Growing up, my father would say that “one day the Constitution will be hanging by a thread and the leaders of this country will look to the Mormon leaders to save it.” This statement, purportedly made by the founder of the Mormon Church, Joseph Smith, is commonly referred to as the White Horse Prophecy. I am not sure how many Mormons still ascribe to this prophecy. After Romney’s loss, a quick glance through the ex-mormon discussion boards indicates that more Mormons believe this prophecy than I realized. Many ex-mormons have reported the doomsday predictions of their Mormon relatives. Glenn Beck appears to believe in the White Horse prophecy, although I have always considered Glenn Beck to be a more extreme example of Mormonism. Nevertheless, there is a doomsday attitude that goes deeper than just the sorrow and fear associated with a candidate’s loss; I find myself wondering how many Mormons view this as a sign of the Second Coming.

Friday, November 2, 2012

Election Day 2008: Politics, Religion, & Family

          The night of Election Day, 2008, I found myself in the library writing a paper.  Genetics lab – and the fly report – is infamous at Cornell, the bane of many aspiring biologists.  As it turned out, this report was due the day after Election Day.  The morning of Election Day, I woke up early, rode the bus to the local town hall, entered the red-curtained booth, pulled the lever for my choice in candidates, and then headed back to the library to write my report.  I worked late into the night; I could hear the cheers outside the window as I alternated between writing about fly genetics and checking CNN every half hour for election updates.  I finished my fly report a few hours after the race was called and then crashed on the couch at lab for a few hours of shut-eye.  I was both thrilled with the Obama victory and exhausted from the demands of a heavy course-load.  I fell asleep dreaming of a better tomorrow.   
          The next day, as I headed to class wearing the rumpled clothing from the previous day, I started hearing murmurs about a Proposition 8 that had been passed in California.  I was confused about what Prop 8 was – something to do with gay marriage.  Since it was a California initiative, I assumed the proposition was in support of gay marriage.  I had been so focused on the presidential election that I did not stop to think about what else was going on in the rest of the country.  But, as I later found out, Proposition 8 was not in support of gay marriage; it was a ban against gay marriage.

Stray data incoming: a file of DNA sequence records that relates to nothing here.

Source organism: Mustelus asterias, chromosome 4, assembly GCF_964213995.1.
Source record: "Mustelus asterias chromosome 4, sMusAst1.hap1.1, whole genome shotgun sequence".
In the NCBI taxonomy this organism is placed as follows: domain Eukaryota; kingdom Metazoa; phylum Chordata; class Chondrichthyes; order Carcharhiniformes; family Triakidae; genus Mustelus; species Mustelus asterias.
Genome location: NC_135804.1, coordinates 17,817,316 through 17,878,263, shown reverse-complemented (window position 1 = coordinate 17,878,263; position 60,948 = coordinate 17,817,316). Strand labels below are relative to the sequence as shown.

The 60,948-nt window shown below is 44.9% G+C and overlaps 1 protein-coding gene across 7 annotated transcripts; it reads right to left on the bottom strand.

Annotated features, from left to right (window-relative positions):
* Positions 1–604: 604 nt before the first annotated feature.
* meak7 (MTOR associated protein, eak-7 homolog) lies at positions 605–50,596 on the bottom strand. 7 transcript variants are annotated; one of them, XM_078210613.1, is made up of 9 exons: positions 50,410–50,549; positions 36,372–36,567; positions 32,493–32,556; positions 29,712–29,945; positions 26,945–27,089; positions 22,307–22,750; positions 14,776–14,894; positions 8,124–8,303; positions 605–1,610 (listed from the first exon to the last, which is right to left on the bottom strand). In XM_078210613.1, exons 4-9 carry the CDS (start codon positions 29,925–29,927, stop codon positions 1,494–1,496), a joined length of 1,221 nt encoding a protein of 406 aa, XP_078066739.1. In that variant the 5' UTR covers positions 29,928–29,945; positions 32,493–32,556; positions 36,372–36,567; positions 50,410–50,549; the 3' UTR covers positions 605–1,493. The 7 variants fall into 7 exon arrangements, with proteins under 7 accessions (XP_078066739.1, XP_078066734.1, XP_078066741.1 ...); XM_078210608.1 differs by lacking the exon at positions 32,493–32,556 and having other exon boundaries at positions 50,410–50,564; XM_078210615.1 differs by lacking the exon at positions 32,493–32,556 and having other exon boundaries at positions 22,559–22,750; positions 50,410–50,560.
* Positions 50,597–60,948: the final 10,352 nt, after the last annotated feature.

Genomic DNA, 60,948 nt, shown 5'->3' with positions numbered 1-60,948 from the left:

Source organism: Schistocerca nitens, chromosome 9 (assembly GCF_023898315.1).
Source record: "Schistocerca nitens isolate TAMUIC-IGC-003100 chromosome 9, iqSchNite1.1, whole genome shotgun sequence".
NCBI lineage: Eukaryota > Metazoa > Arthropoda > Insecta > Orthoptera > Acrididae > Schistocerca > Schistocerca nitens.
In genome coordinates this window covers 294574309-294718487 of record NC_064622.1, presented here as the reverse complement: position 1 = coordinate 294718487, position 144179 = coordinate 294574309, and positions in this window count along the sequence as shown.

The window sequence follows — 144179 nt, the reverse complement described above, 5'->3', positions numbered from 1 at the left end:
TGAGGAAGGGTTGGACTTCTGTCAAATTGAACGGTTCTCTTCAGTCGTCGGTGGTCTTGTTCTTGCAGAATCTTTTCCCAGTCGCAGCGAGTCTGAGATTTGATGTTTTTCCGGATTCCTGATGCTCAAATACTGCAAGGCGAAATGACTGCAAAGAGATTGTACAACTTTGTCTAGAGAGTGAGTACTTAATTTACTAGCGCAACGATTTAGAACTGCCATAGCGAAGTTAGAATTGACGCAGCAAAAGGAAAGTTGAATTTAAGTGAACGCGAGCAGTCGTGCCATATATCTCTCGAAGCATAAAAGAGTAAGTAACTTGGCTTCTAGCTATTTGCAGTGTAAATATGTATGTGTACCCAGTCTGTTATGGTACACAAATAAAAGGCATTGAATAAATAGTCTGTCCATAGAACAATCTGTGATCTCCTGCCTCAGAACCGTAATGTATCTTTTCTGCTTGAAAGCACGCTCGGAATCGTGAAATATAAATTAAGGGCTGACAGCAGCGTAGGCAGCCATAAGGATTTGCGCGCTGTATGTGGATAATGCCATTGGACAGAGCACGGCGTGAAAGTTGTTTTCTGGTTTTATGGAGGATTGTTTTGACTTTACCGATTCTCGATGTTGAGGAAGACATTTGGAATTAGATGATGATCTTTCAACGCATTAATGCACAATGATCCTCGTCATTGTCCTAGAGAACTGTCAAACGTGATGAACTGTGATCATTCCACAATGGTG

A little while later, I began hearing about the Mormons and the role they played in getting Prop 8 passed.  There are no words to describe my devastation when I found out that the religion I was raised in – and that my family actively supports – had invested so much time and energy into stripping human beings of their right to marry.   Before Election Day 2008, Mormonism had been a part of my past, an identity that infused my up-bringing and had been responsible for shaping my character.  I had complicated feelings about the culture and the authorities but Mormonism was simply a quirky part of my up-bringing.  My identity as an agnostic humanist is owed, in part, to the rigor associated with leaving Mormonism.     
          After Election Day 2008, my relationship with Mormonism became much more complicated.  There is no way to sugar-coat this issue - I became ashamed of my up-bringing, of my family's association with a religion that had actively campaigned to remove the rights of both friends and acquaintances.   With that initial flush of shame set in an even deeper shame; how could I be ashamed of the religion that my family loves so much?  Pre-Prop-8, I had made a tenuous peace with Mormonism.  Post-Prop-8, I found myself battling hurt and anger all over again.   
There is a long history of homophobia within the Mormon Church; Boyd K. Packer, one of the most out-spoken authorities on homosexuality, is next in line to become the President of the Mormon Church.  In 2010, Boyd K. Packer, in a telecast watched by Mormons the world over, said "Some suppose that they were pre-set and cannot overcome what they feel are inborn tendencies toward the impure and unnatural. Not so! Why would our Heavenly Father do that to anyone?”* Should the current leader, Thomas S. Monson, die, Boyd K. Packer will assume leadership of the Mormon Church and be seen as a modern-day prophet, with the power to commune with God and receive revelation for the Mormon Church at large.  Last month, in another world-wide televised broadcast, the General Authority Dallin H. Oaks gave a speech titled “Protect the Children”, the topic of which was the danger of single-parent homes.  Following his descriptions of the dangers associated with children growing up without married parents, he proceeded to state “We should assume the same disadvantages for children raised by couples of the same gender.”  
The Mormon Church’s stance on homosexuality – along with their actions to actively suppress the rights of gays and lesbians – is heart-breaking.  At this point in time, gay Mormons only have a limited set of options - mixed-orientation heterosexual marriage, celibacy, or leaving the faith they were raised to believe in.  All of these are heart-breaking options. 
The truth is, I struggle to balance the love I have for my family with my concerns about the teachings of Mormonism. I am uncomfortable with prevalent insularity of Mormon culture, the active hostility towards members who leave, and the swift punishment that is meted out to members who express views that are not in alignment with the teachings of authorities.  As a former Mormon with a devout Mormon family, I find myself in a tenuous position.  How do I balance my two worlds?  How do I reconcile the love I have for my family – for whom Mormonism is both an identity and a way of life - with my deep unease over the intolerant actions of Mormon authorities?  With every piece of writing, every conversation, I find myself walking a fine line, one that carries the constant risk of falling.  How do I balance my own personal convictions with the convictions of my family?